by Scott Drummonds at VMWare
If any of you have heard me speak in the numerous events I’ve done in the past two years, you may have heard me detail the areas where virtualization performance can exceed native. There are scalability limitations in traditional software that make nearly every enterprise application fall short of utilizing the cores that are available to them today. As the core explosion continues, this under-utilization of processors will worsen.
In 2008, I visited VMworld Europe and showed on using multiple virtual machines on a single physical host could circumvent the limitations in today’s software. In that experiment we showed that 16,000 Exchange mailboxes could be fit on a single physical server when no one had ever put more than 8,000 on in a single native instance. We called this approach designing by “building blocks” and were confident that as the core count continued to increase, we’d continue to expose more applications whose performance could be improved through virtualization.
On Thursday last week SPEC accepted VMware’s submission of a SPECweb2005 result. And last night we posted an article on VROOM! detailing the experiment and providing information on the submission. This submission is an incredible first for us: not only have we shown that we can circumvent limitations in web servers, but we posted a world record performance number in the process. Of course, if any of you have seen Sreekanth Setty’s presentation at VMworld on his ongoing work on SPECweb2005, this result wouldn’t surprise you:Getting a benchmark standardization body like SPEC to approve these results isn’t always easy. Most of the industry remains stuck in a mode of thinking of performance as a single instance’s maximum throughput.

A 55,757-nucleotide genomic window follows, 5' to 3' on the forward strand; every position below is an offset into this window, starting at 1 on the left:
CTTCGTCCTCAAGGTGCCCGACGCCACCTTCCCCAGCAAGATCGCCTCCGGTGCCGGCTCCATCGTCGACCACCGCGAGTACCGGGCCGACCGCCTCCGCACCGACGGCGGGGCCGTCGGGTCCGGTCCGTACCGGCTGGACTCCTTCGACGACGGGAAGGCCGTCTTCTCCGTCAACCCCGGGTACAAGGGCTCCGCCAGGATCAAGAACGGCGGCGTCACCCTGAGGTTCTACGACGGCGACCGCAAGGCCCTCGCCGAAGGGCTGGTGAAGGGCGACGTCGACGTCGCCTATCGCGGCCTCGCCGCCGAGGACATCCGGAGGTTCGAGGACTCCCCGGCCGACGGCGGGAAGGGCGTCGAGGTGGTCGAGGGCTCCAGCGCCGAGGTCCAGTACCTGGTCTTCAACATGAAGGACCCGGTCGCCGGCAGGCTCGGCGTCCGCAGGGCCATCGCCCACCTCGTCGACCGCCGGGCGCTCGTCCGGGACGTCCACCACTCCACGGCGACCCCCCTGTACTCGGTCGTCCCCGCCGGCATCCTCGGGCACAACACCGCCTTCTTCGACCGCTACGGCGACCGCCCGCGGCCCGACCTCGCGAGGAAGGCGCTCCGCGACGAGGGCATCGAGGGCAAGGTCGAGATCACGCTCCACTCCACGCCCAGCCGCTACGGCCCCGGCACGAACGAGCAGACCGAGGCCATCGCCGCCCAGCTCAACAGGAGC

But given the scale-out capabilities of a large number of enterprise applications I’d argue that benchmarking should account for scale-out capabilities on a single box. VMware’s customers follow this practice faithfully in sizing their deployments to match their needs and everyone wants to know the platform’s ability to handle this use-case. SPEC’s willingness to accept results showing building blocks on a single host is commendable and progressive. As more benchmarks approve submissions like these VMware will continue to be able to show record numbers.